Canada Shrugs Off Russia's Effort to Punish Importers

Import ban an effort to spur domestic production, says Russian PM

With Russia’s ban on food from the West, Canada should be able to redirect products and fill demand from other sources, says Canadian Meat Council.
Canada Shrugs Off Russia's Effort to Punish Importers
Meat is displayed in a case at a grocery store July 8, 2014, in Miami, Florida. Russia’s ban on U.S. and Canadian agriculture products is aimed at boosting domestic production as much as punishing countries that imposed economic sanctions. (Joe Raedle/Getty Images)
Matthew Little

OTTAWA—Russia this week announced its counterstrike in response to Western countries that have levelled increasingly wider sanctions against it for its attacks in Ukraine.

On Thursday, Russia's prime minister announced a one-year import ban on most agriculture products from the European Union, the United States, Australia, Canada, and the Kingdom of Norway.

Russia's Strategy

Russia's import ban is a two-pronged strategy. It is meant to hurt those countries that have supported the sanctions, while increasing domestic agriculture production, one of the country's long-term goals.

Russian Prime Minister Dmitry Medvedev explained the bans during a government meeting in Russia on Thursday. 

"The retaliatory measures that we are introducing will essentially open up shop shelves for domestic producers," Medvedev said, according to the transcript of the meeting. 

"Where we are lagging behind is in certain kinds of meat and milk. We should fill in the gap on our own, and our farmers are ready to do this, especially with our help."

Russia has been working on a strategy to develop certain agriculture sectors, making the current ban a convenient way to limit competition.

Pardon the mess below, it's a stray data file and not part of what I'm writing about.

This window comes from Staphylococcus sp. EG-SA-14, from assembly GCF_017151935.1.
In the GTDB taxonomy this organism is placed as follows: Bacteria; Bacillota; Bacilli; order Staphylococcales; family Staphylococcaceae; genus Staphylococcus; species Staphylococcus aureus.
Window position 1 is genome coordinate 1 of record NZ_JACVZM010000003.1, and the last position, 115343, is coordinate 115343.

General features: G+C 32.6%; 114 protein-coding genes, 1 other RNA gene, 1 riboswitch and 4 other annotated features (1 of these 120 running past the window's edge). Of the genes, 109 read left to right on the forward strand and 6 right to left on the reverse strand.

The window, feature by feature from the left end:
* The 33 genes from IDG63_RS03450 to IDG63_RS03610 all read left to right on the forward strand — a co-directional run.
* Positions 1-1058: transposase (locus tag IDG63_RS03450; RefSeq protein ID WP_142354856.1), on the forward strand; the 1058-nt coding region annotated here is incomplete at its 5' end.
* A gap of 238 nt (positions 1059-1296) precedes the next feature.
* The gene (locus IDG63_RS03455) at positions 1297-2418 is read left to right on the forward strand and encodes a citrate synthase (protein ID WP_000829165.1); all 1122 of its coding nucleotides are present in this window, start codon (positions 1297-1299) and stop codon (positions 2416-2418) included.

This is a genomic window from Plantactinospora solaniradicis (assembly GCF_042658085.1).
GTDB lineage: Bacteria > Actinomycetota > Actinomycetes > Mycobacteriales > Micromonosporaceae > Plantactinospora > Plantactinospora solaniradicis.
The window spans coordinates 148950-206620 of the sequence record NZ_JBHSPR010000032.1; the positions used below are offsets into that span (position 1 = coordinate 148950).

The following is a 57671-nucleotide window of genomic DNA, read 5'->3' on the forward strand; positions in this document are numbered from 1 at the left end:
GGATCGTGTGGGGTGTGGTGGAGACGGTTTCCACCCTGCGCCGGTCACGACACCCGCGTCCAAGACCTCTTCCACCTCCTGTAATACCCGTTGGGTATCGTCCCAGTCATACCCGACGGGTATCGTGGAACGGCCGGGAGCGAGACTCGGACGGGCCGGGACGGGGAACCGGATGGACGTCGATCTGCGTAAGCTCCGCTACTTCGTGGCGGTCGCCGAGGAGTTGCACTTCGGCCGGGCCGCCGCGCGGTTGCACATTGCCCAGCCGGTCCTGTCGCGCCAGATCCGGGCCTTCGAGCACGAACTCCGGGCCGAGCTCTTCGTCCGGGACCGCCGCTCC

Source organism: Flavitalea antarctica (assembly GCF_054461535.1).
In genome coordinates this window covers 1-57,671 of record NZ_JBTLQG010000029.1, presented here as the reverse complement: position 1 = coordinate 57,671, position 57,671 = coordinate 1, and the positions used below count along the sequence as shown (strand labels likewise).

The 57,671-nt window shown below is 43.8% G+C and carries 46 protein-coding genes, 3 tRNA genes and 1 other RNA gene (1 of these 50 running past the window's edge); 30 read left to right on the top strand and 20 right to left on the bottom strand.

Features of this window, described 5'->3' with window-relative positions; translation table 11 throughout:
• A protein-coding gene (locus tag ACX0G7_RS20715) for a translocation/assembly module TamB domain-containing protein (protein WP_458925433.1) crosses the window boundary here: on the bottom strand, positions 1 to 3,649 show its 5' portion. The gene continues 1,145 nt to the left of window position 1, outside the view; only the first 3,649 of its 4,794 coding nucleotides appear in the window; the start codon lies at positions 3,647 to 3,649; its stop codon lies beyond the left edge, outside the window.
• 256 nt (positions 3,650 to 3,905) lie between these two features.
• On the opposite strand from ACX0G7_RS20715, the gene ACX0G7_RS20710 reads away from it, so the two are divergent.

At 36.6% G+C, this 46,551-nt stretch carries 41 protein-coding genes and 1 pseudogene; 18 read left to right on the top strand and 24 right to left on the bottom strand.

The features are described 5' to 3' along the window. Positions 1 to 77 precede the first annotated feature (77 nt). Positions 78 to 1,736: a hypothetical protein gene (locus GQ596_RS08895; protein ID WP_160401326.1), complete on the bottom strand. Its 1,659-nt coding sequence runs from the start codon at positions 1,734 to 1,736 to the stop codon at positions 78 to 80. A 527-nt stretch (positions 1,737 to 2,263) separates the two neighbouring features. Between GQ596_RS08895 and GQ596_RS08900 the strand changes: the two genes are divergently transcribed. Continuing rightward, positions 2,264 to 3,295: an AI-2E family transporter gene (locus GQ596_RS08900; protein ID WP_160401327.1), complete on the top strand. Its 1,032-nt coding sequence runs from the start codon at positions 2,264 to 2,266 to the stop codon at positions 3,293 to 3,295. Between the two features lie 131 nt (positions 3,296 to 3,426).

It is also considering bans in other areas such as shipbuilding, aircraft, and the auto industry. If Russia expands its sanctions, Canada's sizeable exports in manufactured goods like machinery and aircraft could be affected.

Little Impact on Canada

Russia only accounted for about 0.3 percent of all of Canada's exports in 2013, while 75 percent of Canada's exports went to the U.S., 5 percent to China and Hong Kong, 3 percent to the U.K., and 1 percent to Mexico, among other countries.

One of Canada's largest exports to Russia, across any category, is pork—accounting for 20 percent of exports to Russia last year. If the ban had not interrupted this business year, Canada would have expected to send half a billion dollars in pork to Russia by the end of the year.

Despite Russia being Canada's fourth largest pork importer, the Russian market is not critical to the industry, says Canada's leading association of meat producers.

"We do have a lot of other markets at the moment. Pork supply around the world is very tight, so we should be able to redirect products and fill demand from other sources," said Jim Laws, Executive Director of the Canadian Meat Council.

Luckily for Canadian producers, feed is unusually cheap at the moment and prices have reached record highs. 

"If it had to happen, this was the ideal time to happen," Laws said.

However, Laws did say they were hoping pork would not be on the ban list.

Canada's exposure to Russia's market has been somewhat limited since April last year when Russia raised the technical requirements on imported meat products. The changes made it nearly impossible for Canada to export beef, but pork producers fought hard to meet Russia's demands, and eventually succeeded.

Right now there is between US$23 million and US$46 million worth of Canadian pork en route to Russia, and it remains to be seen if Russia will accept it or send it back.

The Russian Embassy in Ottawa did not respond to questions about the fate of those shipments, but statements from the prime minister indicate that those shipments could be returned.

Matthew Little is a senior editor with Epoch Health.